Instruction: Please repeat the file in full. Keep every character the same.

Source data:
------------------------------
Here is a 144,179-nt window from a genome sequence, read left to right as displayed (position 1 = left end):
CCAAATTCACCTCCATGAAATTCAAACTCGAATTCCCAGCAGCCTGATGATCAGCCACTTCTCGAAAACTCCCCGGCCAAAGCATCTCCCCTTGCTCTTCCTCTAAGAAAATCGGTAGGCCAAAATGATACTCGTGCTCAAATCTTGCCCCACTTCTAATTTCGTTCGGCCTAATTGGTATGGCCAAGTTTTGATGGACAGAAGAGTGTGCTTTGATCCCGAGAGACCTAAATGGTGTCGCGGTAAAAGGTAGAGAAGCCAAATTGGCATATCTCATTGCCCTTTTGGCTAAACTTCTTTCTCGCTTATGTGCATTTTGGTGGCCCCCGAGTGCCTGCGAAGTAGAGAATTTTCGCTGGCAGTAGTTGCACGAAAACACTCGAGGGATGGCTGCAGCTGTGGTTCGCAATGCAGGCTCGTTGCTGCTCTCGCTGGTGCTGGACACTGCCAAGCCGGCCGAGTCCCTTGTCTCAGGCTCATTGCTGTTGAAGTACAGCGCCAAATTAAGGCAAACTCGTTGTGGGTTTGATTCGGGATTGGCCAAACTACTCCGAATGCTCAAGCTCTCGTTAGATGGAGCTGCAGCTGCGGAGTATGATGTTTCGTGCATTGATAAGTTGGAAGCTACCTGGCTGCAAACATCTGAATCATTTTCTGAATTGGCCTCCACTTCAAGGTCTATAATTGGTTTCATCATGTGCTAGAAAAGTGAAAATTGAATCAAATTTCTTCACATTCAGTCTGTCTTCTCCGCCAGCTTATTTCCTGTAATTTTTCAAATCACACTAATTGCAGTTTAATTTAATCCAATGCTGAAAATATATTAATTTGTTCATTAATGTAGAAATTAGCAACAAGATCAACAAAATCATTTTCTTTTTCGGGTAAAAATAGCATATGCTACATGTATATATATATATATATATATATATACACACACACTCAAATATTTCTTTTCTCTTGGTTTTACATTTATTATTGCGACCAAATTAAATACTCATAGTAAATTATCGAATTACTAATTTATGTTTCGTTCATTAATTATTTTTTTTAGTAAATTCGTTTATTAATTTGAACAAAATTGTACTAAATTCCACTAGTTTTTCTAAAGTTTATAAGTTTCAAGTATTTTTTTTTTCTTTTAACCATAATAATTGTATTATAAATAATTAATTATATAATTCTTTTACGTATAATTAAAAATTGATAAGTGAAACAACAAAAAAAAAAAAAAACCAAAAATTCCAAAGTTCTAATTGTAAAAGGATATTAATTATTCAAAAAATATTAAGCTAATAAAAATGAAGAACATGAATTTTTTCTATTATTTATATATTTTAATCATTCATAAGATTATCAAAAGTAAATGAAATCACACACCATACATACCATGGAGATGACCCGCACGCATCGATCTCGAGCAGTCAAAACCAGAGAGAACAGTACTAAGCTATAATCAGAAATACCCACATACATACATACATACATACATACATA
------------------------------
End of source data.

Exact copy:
Here is a 144,179-nt window from a genome sequence, read left to right as displayed (position 1 = left end):
CCAAATTCACCTCCATGAAATTCAAACTCGAATTCCCAGCAGCCTGATGATCAGCCACTTCTCGAAAACTCCCCGGCCAAAGCATCTCCCCTTGCTCTTCCTCTAAGAAAATCGGTAGGCCAAAATGATACTCGTGCTCAAATCTTGCCCCACTTCTAATTTCGTTCGGCCTAATTGGTATGGCCAAGTTTTGATGGACAGAAGAGTGTGCTTTGATCCCGAGAGACCTAAATGGTGTCGCGGTAAAAGGTAGAGAAGCCAAATTGGCATATCTCATTGCCCTTTTGGCTAAACTTCTTTCTCGCTTATGTGCATTTTGGTGGCCCCCGAGTGCCTGCGAAGTAGAGAATTTTCGCTGGCAGTAGTTGCACGAAAACACTCGAGGGATGGCTGCAGCTGTGGTTCGCAATGCAGGCTCGTTGCTGCTCTCGCTGGTGCTGGACACTGCCAAGCCGGCCGAGTCCCTTGTCTCAGGCTCATTGCTGTTGAAGTACAGCGCCAAATTAAGGCAAACTCGTTGTGGGTTTGATTCGGGATTGGCCAAACTACTCCGAATGCTCAAGCTCTCGTTAGATGGAGCTGCAGCTGCGGAGTATGATGTTTCGTGCATTGATAAGTTGGAAGCTACCTGGCTGCAAACATCTGAATCATTTTCTGAATTGGCCTCCACTTCAAGGTCTATAATTGGTTTCATCATGTGCTAGAAAAGTGAAAATTGAATCAAATTTCTTCACATTCAGTCTGTCTTCTCCGCCAGCTTATTTCCTGTAATTTTTCAAATCACACTAATTGCAGTTTAATTTAATCCAATGCTGAAAATATATTAATTTGTTCATTAATGTAGAAATTAGCAACAAGATCAACAAAATCATTTTCTTTTTCGGGTAAAAATAGCATATGCTACATGTATATATATATATATATATATATATACACACACACTCAAATATTTCTTTTCTCTTGGTTTTACATTTATTATTGCGACCAAATTAAATACTCATAGTAAATTATCGAATTACTAATTTATGTTTCGTTCATTAATTATTTTTTTTAGTAAATTCGTTTATTAATTTGAACAAAATTGTACTAAATTCCACTAGTTTTTCTAAAGTTTATAAGTTTCAAGTATTTTTTTTTTCTTTTAACCATAATAATTGTATTATAAATAATTAATTATATAATTCTTTTACGTATAATTAAAAATTGATAAGTGAAACAACAAAAAAAAAAAAAAACCAAAAATTCCAAAGTTCTAATTGTAAAAGGATATTAATTATTCAAAAAATATTAAGCTAATAAAAATGAAGAACATGAATTTTTTCTATTATTTATATATTTTAATCATTCATAAGATTATCAAAAGTAAATGAAATCACACACCATACATACCATGGAGATGACCCGCACGCATCGATCTCGAGCAGTCAAAACCAGAGAGAACAGTACTAAGCTATAATCAGAAATACCCACATACATACATACATACATACATACATA